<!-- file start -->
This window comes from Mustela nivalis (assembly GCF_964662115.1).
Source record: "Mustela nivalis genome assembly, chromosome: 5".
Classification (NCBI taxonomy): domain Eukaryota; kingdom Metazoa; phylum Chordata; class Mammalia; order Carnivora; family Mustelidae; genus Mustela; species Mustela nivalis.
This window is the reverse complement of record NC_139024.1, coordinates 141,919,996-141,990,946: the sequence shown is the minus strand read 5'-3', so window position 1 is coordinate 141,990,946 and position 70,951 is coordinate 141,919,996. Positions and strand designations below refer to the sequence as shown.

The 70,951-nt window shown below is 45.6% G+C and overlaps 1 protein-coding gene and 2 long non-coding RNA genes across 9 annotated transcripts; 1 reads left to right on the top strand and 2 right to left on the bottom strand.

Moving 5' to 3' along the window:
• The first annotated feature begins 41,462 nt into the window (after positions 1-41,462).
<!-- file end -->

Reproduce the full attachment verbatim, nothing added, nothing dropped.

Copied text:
This window comes from Mustela nivalis (assembly GCF_964662115.1).
Source record: "Mustela nivalis genome assembly, chromosome: 5".
Classification (NCBI taxonomy): domain Eukaryota; kingdom Metazoa; phylum Chordata; class Mammalia; order Carnivora; family Mustelidae; genus Mustela; species Mustela nivalis.
This window is the reverse complement of record NC_139024.1, coordinates 141,919,996-141,990,946: the sequence shown is the minus strand read 5'-3', so window position 1 is coordinate 141,990,946 and position 70,951 is coordinate 141,919,996. Positions and strand designations below refer to the sequence as shown.

The 70,951-nt window shown below is 45.6% G+C and overlaps 1 protein-coding gene and 2 long non-coding RNA genes across 9 annotated transcripts; 1 reads left to right on the top strand and 2 right to left on the bottom strand.

Moving 5' to 3' along the window:
• The first annotated feature begins 41,462 nt into the window (after positions 1-41,462).